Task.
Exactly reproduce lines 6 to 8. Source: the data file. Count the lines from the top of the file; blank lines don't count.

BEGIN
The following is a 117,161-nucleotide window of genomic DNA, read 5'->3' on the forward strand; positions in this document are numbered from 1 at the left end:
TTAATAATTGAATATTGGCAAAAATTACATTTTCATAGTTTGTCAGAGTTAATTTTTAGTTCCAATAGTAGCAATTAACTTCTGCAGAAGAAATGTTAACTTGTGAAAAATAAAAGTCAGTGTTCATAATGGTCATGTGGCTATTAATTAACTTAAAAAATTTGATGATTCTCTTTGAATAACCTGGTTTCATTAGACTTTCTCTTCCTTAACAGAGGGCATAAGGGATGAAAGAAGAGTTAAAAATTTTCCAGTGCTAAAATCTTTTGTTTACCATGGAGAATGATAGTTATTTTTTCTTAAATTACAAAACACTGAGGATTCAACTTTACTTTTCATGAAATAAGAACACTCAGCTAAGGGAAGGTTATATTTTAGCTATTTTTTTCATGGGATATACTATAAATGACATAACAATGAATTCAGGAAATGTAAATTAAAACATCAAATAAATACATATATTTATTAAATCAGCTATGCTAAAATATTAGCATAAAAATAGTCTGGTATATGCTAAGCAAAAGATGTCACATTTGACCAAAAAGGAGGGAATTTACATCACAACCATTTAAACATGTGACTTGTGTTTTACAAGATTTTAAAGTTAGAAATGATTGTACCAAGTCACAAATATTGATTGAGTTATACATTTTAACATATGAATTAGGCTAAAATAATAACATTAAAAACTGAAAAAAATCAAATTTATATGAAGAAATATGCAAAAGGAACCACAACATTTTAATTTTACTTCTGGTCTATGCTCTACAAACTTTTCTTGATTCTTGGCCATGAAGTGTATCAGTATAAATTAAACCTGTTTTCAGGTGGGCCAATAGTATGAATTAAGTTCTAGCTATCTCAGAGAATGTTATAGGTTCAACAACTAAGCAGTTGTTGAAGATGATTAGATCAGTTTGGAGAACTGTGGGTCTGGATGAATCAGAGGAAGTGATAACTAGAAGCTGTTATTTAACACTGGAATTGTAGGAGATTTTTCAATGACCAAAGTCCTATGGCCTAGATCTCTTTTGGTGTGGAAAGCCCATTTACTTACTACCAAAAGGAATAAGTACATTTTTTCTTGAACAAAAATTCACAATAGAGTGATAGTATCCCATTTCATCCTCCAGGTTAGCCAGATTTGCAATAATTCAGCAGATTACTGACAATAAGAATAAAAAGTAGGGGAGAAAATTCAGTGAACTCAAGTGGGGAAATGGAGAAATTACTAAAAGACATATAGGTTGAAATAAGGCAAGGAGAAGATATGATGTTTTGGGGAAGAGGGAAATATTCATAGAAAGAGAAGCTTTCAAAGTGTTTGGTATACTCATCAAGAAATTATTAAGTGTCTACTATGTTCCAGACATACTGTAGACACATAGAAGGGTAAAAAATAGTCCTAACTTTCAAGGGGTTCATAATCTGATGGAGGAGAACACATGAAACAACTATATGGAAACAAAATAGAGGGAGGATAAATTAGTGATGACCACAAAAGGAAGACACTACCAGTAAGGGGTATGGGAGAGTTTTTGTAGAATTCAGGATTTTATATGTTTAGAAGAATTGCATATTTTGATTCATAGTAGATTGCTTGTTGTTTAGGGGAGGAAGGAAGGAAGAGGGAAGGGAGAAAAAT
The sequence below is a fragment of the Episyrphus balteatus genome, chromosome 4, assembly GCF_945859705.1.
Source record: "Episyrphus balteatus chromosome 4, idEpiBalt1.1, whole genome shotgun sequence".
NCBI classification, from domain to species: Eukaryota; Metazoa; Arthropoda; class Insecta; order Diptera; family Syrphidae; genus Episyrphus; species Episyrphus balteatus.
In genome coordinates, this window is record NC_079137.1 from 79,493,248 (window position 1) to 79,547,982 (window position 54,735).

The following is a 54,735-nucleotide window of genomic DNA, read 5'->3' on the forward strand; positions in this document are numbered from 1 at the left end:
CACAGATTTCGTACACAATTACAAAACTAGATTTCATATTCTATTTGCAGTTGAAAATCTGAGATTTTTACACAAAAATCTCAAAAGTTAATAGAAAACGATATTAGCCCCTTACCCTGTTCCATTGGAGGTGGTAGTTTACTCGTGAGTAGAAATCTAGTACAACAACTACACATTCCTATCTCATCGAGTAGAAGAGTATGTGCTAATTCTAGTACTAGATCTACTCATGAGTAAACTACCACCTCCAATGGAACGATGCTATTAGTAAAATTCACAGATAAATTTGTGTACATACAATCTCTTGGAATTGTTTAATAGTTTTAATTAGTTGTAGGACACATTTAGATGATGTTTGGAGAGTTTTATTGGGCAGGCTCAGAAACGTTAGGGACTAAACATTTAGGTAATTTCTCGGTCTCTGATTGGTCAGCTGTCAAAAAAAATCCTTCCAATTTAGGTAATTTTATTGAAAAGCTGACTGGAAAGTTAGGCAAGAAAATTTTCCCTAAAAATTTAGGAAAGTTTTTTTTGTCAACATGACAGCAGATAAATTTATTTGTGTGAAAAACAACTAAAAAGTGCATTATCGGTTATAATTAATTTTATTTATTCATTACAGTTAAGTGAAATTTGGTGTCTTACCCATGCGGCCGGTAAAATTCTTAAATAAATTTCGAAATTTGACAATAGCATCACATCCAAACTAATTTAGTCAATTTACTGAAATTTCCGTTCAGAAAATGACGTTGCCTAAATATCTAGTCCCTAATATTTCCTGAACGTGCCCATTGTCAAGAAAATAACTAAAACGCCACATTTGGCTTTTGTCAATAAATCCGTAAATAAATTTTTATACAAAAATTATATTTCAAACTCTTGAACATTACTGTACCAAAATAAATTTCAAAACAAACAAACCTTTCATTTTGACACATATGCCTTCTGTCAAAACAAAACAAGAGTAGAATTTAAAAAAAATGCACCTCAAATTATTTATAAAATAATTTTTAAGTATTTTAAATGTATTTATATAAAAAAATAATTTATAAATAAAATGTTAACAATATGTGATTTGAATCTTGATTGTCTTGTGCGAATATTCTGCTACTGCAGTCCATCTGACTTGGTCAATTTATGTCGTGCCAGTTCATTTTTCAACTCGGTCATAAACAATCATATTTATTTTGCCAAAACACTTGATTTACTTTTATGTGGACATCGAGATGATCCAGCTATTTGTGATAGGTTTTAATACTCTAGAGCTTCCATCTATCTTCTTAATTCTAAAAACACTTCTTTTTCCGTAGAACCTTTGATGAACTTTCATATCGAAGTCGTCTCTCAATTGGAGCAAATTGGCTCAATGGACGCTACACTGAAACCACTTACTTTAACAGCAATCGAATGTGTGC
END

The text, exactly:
In genome coordinates, this window is record NC_079137.1 from 79,493,248 (window position 1) to 79,547,982 (window position 54,735).

The following is a 54,735-nucleotide window of genomic DNA, read 5'->3' on the forward strand; positions in this document are numbered from 1 at the left end:
CACAGATTTCGTACACAATTACAAAACTAGATTTCATATTCTATTTGCAGTTGAAAATCTGAGATTTTTACACAAAAATCTCAAAAGTTAATAGAAAACGATATTAGCCCCTTACCCTGTTCCATTGGAGGTGGTAGTTTACTCGTGAGTAGAAATCTAGTACAACAACTACACATTCCTATCTCATCGAGTAGAAGAGTATGTGCTAATTCTAGTACTAGATCTACTCATGAGTAAACTACCACCTCCAATGGAACGATGCTATTAGTAAAATTCACAGATAAATTTGTGTACATACAATCTCTTGGAATTGTTTAATAGTTTTAATTAGTTGTAGGACACATTTAGATGATGTTTGGAGAGTTTTATTGGGCAGGCTCAGAAACGTTAGGGACTAAACATTTAGGTAATTTCTCGGTCTCTGATTGGTCAGCTGTCAAAAAAAATCCTTCCAATTTAGGTAATTTTATTGAAAAGCTGACTGGAAAGTTAGGCAAGAAAATTTTCCCTAAAAATTTAGGAAAGTTTTTTTTGTCAACATGACAGCAGATAAATTTATTTGTGTGAAAAACAACTAAAAAGTGCATTATCGGTTATAATTAATTTTATTTATTCATTACAGTTAAGTGAAATTTGGTGTCTTACCCATGCGGCCGGTAAAATTCTTAAATAAATTTCGAAATTTGACAATAGCATCACATCCAAACTAATTTAGTCAATTTACTGAAATTTCCGTTCAGAAAATGACGTTGCCTAAATATCTAGTCCCTAATATTTCCTGAACGTGCCCATTGTCAAGAAAATAACTAAAACGCCACATTTGGCTTTTGTCAATAAATCCGTAAATAAATTTTTATACAAAAATTATATTTCAAACTCTTGAACATTACTGTACCAAAATAAATTTCAAAACAAACAAACCTTTCATTTTGACACATATGCCTTCTGTCAAAACAAAACAAGAGTAGAATTTAAAAAAAATGCACCTCAAATTATTTATAAAATAATTTTTAAGTATTTTAAATGTATTTATATAAAAAAATAATTTATAAATAAAATGTTAACAATATGTGATTTGAATCTTGATTGTCTTGTGCGAATATTCTGCTACTGCAGTCCATCTGACTTGGTCAATTTATGTCGTGCCAGTTCATTTTTCAACTCGGTCATAAACAATCATATTTATTTTGCCAAAACACTTGATTTACTTTTATGTGGACATCGAGATGATCCAGCTATTTGTGATAGGTTTTAATACTCTAGAGCTTCCATCTATCTTCTTAATTCTAAAAACACTTCTTTTTCCGTAGAACCTTTGATGAACTTTCATATCGAAGTCGTCTCTCAATTGGAGCAAATTGGCTCAATGGACGCTACACTGAAACCACTTACTTTAACAGCAATCGAATGTGTGC